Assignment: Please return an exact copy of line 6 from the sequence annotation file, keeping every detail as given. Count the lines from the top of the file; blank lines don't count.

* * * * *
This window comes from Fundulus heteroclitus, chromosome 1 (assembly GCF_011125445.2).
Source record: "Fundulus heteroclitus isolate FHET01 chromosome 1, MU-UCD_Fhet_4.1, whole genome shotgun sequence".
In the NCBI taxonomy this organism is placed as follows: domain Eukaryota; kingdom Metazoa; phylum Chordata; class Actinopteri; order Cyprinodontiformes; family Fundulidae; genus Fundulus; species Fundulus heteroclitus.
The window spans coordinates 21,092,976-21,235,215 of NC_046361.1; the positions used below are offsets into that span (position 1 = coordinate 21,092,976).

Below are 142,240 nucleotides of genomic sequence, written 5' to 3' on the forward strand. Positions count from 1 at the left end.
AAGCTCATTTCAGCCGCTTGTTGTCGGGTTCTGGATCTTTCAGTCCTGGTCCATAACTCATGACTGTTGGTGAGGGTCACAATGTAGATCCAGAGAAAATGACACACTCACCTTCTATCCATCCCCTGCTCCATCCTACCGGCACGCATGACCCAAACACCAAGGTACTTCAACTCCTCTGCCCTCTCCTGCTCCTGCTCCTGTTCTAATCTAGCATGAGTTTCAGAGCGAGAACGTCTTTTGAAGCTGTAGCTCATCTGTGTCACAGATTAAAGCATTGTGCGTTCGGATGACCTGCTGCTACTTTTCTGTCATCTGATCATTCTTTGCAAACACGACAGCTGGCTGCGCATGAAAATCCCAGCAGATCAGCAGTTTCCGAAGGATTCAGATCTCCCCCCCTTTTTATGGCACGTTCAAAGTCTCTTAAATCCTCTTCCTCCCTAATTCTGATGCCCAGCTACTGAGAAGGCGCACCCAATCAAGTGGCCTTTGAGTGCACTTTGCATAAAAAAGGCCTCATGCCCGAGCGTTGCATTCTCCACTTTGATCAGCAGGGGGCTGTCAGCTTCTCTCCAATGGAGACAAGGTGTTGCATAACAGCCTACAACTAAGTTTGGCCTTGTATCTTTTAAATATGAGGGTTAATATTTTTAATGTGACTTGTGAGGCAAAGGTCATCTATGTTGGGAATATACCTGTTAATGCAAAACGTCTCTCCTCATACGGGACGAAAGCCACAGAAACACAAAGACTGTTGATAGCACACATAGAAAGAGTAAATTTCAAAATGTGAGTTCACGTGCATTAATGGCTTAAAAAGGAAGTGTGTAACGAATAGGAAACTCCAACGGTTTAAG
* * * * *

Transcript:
AAGCTCATTTCAGCCGCTTGTTGTCGGGTTCTGGATCTTTCAGTCCTGGTCCATAACTCATGACTGTTGGTGAGGGTCACAATGTAGATCCAGAGAAAATGACACACTCACCTTCTATCCATCCCCTGCTCCATCCTACCGGCACGCATGACCCAAACACCAAGGTACTTCAACTCCTCTGCCCTCTCCTGCTCCTGCTCCTGTTCTAATCTAGCATGAGTTTCAGAGCGAGAACGTCTTTTGAAGCTGTAGCTCATCTGTGTCACAGATTAAAGCATTGTGCGTTCGGATGACCTGCTGCTACTTTTCTGTCATCTGATCATTCTTTGCAAACACGACAGCTGGCTGCGCATGAAAATCCCAGCAGATCAGCAGTTTCCGAAGGATTCAGATCTCCCCCCCTTTTTATGGCACGTTCAAAGTCTCTTAAATCCTCTTCCTCCCTAATTCTGATGCCCAGCTACTGAGAAGGCGCACCCAATCAAGTGGCCTTTGAGTGCACTTTGCATAAAAAAGGCCTCATGCCCGAGCGTTGCATTCTCCACTTTGATCAGCAGGGGGCTGTCAGCTTCTCTCCAATGGAGACAAGGTGTTGCATAACAGCCTACAACTAAGTTTGGCCTTGTATCTTTTAAATATGAGGGTTAATATTTTTAATGTGACTTGTGAGGCAAAGGTCATCTATGTTGGGAATATACCTGTTAATGCAAAACGTCTCTCCTCATACGGGACGAAAGCCACAGAAACACAAAGACTGTTGATAGCACACATAGAAAGAGTAAATTTCAAAATGTGAGTTCACGTGCATTAATGGCTTAAAAAGGAAGTGTGTAACGAATAGGAAACTCCAACGGTTTAAG